Friday, August 17, 2018

Seeing the world for what it is

V.S. Naipaul died a week ago. I haven't read him and probably won't although I probably should. From David Pryce-Jones' "V.S. Naipaul: In Memoriam":
The winds of change had blown away the British Empire by then. The imperial past was presented in universities and the media as nothing but a criminal enterprise. As someone from a colony, Vidia [Naipaul] was generally expected to write briefs for the prosecution. The Middle Passage and The Loss of El Dorado show that he had no illusions about the past but was not willing to judge it by the standards of the present. Vidia was different. For him, The World Is What It Is, a definitive phrase of his that Patrick French rightly used as the title of his otherwise rather aggressive biography. Seeing the world for what it is means an end to wishful thinking about how the world ought to be. Human nature with all its virtues and vices is constant and no revolution, no electioneering, no amount of tinkering, is going to change that fact. The grim consequences that befall characters who for one reason or another fail to take the world for what it is give Vidia’s fiction its power.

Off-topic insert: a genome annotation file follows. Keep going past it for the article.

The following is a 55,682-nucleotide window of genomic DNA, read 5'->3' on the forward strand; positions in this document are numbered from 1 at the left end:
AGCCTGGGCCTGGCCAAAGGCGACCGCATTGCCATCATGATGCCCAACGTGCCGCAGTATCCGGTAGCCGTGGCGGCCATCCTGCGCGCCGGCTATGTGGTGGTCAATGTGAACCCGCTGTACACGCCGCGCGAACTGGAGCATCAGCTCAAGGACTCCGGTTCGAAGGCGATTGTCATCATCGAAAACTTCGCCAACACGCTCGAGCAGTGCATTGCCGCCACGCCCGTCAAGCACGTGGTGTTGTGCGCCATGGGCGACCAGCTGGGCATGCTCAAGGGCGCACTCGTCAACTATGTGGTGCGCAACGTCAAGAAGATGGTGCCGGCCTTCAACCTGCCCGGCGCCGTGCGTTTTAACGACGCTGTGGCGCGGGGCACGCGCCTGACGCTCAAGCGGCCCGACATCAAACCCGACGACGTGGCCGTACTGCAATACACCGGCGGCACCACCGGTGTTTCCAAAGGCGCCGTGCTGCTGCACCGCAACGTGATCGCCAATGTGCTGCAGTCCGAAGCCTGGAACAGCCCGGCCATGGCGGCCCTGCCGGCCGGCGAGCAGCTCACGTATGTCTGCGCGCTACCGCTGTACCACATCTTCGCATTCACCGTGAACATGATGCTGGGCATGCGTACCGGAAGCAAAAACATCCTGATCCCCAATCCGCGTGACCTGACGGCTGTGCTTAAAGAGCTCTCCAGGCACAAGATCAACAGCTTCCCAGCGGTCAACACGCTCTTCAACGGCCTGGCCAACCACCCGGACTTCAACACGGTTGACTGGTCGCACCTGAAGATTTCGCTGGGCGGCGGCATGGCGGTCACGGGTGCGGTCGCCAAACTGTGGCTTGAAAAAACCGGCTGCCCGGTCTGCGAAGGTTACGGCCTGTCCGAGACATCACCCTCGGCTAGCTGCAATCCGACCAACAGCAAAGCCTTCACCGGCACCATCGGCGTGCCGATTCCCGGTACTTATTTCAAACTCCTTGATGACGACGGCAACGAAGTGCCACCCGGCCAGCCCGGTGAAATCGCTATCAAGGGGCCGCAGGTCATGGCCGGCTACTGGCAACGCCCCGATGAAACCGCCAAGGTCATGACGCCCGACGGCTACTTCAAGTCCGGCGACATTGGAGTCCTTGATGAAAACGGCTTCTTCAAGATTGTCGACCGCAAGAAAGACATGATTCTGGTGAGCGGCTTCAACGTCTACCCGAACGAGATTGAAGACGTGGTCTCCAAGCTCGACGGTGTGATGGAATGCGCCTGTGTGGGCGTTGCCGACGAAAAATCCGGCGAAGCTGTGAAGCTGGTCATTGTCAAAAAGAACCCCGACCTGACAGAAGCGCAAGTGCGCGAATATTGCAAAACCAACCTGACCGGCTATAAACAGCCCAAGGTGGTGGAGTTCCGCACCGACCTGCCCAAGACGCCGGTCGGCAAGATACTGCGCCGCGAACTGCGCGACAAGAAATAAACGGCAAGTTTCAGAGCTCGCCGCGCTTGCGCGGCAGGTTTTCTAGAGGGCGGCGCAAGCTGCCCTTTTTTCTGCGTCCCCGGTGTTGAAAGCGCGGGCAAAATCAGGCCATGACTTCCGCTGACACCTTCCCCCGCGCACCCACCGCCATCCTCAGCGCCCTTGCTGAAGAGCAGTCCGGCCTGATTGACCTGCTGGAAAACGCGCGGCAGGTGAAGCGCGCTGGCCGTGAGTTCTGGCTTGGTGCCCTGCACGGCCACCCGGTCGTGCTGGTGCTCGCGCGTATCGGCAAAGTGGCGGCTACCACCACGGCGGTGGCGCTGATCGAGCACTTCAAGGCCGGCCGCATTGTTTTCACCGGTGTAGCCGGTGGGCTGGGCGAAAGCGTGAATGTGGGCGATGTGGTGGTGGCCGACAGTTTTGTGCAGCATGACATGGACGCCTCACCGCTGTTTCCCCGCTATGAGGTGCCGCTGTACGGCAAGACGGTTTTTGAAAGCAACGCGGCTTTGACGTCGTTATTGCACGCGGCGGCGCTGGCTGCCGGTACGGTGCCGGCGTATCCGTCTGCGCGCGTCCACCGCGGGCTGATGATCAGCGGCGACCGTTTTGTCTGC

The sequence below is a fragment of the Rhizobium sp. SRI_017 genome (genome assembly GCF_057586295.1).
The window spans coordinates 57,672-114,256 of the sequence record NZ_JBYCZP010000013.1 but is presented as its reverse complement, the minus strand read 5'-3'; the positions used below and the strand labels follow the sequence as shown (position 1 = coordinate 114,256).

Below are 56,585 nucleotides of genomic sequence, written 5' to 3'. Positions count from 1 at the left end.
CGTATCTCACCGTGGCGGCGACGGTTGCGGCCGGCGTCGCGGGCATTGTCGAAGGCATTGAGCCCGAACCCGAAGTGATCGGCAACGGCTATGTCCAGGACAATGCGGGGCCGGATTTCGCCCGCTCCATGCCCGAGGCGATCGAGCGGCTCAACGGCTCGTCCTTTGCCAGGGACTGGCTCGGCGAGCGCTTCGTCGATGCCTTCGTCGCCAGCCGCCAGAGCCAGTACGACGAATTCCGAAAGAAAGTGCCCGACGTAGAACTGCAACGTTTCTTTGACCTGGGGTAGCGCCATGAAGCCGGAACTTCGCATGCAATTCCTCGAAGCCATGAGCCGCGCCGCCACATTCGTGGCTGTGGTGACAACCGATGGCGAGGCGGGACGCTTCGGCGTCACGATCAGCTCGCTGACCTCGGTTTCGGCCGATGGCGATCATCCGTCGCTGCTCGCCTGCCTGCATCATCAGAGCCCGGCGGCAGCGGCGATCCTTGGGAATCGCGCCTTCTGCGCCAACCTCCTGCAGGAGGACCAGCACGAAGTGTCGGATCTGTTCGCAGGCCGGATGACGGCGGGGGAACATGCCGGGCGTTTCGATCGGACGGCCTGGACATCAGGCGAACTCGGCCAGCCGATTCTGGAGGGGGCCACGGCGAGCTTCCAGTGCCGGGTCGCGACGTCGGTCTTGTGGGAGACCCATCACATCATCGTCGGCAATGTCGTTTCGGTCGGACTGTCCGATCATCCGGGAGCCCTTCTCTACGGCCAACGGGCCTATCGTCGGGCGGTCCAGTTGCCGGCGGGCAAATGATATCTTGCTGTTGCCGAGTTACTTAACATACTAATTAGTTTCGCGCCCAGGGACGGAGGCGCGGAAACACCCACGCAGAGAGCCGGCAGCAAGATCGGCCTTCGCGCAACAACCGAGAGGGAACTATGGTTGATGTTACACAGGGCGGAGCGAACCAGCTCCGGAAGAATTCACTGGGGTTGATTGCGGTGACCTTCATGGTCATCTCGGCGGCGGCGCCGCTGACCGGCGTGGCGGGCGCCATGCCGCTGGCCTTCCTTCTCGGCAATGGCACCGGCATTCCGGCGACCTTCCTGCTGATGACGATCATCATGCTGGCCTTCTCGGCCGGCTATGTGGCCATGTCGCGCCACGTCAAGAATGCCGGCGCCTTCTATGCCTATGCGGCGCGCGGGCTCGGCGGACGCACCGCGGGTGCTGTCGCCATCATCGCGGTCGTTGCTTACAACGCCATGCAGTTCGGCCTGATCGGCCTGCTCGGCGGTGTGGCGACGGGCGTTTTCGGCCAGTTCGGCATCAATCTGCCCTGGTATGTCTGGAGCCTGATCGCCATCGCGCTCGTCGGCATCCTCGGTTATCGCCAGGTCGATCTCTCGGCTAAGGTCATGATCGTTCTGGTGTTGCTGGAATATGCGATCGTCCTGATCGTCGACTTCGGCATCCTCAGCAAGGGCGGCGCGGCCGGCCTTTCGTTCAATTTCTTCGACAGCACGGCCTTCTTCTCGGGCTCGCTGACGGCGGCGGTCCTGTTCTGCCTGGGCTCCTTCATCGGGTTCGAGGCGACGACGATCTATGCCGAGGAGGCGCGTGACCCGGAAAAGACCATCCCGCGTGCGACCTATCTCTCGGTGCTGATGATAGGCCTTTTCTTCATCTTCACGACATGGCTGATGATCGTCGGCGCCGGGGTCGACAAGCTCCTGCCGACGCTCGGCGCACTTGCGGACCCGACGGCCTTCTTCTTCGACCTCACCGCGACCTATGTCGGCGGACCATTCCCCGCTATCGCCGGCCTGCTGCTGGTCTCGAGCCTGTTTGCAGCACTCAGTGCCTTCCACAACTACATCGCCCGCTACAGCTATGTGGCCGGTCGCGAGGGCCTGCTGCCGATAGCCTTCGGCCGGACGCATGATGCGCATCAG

Naipaul was awarded the Nobel Prize in Literature in 2001.
.... On the morning when the Swedish Academy announced his Nobel award, I rang to congratulate him. “Oh, you’ve heard of my little spot of luck, have you.” Nadira and he invited me to accompany them to Stockholm. The moment we reached the hotel, Vidia was swept off to a television studio. On the program with him were two previous Nobel winners, Nadine Gordimer and G√ľnter Grass. They were agreeing that poverty is the whole motivation of Islamist terror. Vidia shot back that like millions of others he came from a poor family and did not commit terror. ....

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